Lee Sang-seol, pioneer of modern physics in Korea

Independence activist Lee Sang-seol (1870-1917) is the father of modern mathematics education in Korea. Yi Sang-seol believed that the key to the development of the Chosun national power to avoid imperialist aggression in the late 19th century lies in the learning and education of advanced Western studies, especially natural sciences. Thus, he began to learn most of the latest books in modern history and all of modern college literature by himself. He pioneered not only mathematics, but also western sciences such as botany, chemistry and physics, among which he wrote a botanical book called “Sikumulhak”, a chemistry book called “Hwahakgyemongcho”, and a physics book called “Baekseunghocho“.

In Baekseunghocho, Lee defines the concept, briefly summarizes the representative phenomena in everyday life and explains them. A brief introduction of some of the pictures and contents recorded in “Baekseunghocho” shall be as follows.”

“…when firewood is burned, it eventually disappears into shape, leaving only ashes, most of which are carbonated water vapor, etc. Prepare a glass cylinder as shown in Figure 2 and make a wooden disk underneath it, drill several holes in the plate and insert candles. Block the upper hole with a cork and drill a hole to insert the end of the U-shaped tube, while the other end of the tube is inserted into a larger U-shaped tube. Fill this bottle with caustic sodium that binds well with substances such as carbonated water vapor. First, measure the amount of caustic sodium, and then weigh a few seconds.

Light the candle and put it in the armor. After a while, turn off the light and weigh the candles again. The weight would have been slightly reduced, because it was burned immediately. Measure the weight of the soldier again and confirm that the weight has increased. This will be more than the weight of the candle has been reduced. When a candle burns, carbon combines with oxygen in the air to form carbonic acid, and hydrogen combines with oxygen to produce water, which is absorbed by caustic sodium NaOH through the tube. At this time, both carbon and hydrogen substances combine with oxygen to increase their mass, so there is no loss of hair when the substance burns….”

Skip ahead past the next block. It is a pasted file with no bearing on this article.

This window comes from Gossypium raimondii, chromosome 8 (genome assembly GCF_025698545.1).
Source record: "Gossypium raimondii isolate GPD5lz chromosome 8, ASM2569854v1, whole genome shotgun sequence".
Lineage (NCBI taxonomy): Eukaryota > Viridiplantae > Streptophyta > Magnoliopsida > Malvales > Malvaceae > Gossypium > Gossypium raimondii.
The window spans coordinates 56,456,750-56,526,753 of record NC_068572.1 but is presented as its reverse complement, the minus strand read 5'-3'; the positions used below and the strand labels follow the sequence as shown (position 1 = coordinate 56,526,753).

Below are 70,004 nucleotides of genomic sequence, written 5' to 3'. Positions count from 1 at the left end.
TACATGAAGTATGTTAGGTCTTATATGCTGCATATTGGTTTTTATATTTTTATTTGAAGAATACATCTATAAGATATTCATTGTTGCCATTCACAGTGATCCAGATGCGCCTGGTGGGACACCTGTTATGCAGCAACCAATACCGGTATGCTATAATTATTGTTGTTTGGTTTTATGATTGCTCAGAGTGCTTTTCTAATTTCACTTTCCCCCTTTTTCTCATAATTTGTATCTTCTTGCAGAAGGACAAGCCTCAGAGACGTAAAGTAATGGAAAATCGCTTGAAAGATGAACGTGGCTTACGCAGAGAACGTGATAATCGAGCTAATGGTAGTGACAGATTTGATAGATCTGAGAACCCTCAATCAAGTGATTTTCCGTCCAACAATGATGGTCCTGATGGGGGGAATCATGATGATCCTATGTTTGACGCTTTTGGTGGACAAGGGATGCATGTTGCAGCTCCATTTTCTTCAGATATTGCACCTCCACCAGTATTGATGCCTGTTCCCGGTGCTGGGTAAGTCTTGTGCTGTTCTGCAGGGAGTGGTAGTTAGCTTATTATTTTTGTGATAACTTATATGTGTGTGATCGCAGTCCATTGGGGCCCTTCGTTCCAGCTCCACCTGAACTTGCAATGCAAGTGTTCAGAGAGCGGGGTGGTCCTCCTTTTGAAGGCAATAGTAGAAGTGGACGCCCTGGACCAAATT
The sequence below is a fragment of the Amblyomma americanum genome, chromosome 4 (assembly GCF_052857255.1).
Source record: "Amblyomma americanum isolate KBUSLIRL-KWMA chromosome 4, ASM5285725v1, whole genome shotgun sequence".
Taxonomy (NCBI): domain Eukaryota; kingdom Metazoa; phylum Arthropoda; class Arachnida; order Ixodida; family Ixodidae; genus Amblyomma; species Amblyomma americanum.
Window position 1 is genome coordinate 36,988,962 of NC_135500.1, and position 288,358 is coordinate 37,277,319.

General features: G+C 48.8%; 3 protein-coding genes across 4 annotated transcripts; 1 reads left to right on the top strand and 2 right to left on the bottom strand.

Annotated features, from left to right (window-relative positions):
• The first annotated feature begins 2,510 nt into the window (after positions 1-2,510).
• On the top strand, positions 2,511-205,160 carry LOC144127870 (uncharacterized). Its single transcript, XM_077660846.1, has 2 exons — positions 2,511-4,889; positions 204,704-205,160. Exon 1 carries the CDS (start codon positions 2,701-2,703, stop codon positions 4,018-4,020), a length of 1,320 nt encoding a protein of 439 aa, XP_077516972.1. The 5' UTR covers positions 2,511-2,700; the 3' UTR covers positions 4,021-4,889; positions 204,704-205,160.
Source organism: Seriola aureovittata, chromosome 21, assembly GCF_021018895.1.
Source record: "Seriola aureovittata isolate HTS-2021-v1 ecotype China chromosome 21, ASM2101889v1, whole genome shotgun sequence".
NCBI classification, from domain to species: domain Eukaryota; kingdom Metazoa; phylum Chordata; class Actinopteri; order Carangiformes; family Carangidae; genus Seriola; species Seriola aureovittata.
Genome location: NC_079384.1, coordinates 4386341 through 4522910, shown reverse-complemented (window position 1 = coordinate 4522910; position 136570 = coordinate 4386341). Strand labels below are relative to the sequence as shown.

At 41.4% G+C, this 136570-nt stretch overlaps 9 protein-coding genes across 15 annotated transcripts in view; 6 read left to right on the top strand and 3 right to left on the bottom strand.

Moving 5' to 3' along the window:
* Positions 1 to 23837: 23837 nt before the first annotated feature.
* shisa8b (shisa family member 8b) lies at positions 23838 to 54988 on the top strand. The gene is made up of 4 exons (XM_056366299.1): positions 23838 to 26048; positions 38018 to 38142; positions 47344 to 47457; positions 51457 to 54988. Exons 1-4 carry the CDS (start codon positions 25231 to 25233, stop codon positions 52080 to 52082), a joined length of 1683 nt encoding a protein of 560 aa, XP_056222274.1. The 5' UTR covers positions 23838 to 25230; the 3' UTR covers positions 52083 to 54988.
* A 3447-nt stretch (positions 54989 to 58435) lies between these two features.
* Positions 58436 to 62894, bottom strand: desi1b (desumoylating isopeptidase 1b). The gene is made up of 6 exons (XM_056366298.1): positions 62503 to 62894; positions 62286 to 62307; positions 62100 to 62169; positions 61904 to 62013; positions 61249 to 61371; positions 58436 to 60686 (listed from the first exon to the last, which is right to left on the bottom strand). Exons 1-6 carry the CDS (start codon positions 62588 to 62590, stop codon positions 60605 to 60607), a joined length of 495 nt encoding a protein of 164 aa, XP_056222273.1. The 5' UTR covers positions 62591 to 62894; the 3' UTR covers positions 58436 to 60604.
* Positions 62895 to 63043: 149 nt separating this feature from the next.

The above is an explanation of one of the fundamental laws of physics, ‘law of convention of mass’. The law states that the mass of a closed system remains the same regardless of state changes. Matter does not appear or disappear suddenly, but only changes in its form.

The book, which covered a wide range of content, contained the latest physics knowledge of Western high schools and universities at the time.

Baekseungjocho” is the result of Lee’s passion and effort to understand and teach Western science. Most historians only record him as an independence activist. However, Lee Sang-seol’s true role in Korean history is that he is a pioneer who started modern mathematics and modern science education in Korea.



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